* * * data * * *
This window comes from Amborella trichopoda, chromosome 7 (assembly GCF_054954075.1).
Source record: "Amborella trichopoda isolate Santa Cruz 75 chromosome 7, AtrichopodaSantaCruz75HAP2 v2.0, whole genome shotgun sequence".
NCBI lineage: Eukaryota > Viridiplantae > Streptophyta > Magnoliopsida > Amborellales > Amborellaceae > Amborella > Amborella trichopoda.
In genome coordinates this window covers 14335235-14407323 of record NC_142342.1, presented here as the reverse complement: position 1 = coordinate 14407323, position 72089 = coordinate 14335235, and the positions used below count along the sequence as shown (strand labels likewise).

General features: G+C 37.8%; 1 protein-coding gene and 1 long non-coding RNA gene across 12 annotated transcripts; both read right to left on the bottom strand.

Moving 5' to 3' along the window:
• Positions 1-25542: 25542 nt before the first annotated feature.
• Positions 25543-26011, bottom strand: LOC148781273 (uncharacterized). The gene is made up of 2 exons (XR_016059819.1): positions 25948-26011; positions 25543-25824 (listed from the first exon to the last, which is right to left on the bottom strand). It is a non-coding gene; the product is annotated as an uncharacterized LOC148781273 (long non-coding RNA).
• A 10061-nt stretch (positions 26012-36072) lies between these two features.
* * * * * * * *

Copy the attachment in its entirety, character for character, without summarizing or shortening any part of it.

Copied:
This window comes from Amborella trichopoda, chromosome 7 (assembly GCF_054954075.1).
Source record: "Amborella trichopoda isolate Santa Cruz 75 chromosome 7, AtrichopodaSantaCruz75HAP2 v2.0, whole genome shotgun sequence".
NCBI lineage: Eukaryota > Viridiplantae > Streptophyta > Magnoliopsida > Amborellales > Amborellaceae > Amborella > Amborella trichopoda.
In genome coordinates this window covers 14335235-14407323 of record NC_142342.1, presented here as the reverse complement: position 1 = coordinate 14407323, position 72089 = coordinate 14335235, and the positions used below count along the sequence as shown (strand labels likewise).

General features: G+C 37.8%; 1 protein-coding gene and 1 long non-coding RNA gene across 12 annotated transcripts; both read right to left on the bottom strand.

Moving 5' to 3' along the window:
• Positions 1-25542: 25542 nt before the first annotated feature.
• Positions 25543-26011, bottom strand: LOC148781273 (uncharacterized). The gene is made up of 2 exons (XR_016059819.1): positions 25948-26011; positions 25543-25824 (listed from the first exon to the last, which is right to left on the bottom strand). It is a non-coding gene; the product is annotated as an uncharacterized LOC148781273 (long non-coding RNA).
• A 10061-nt stretch (positions 26012-36072) lies between these two features.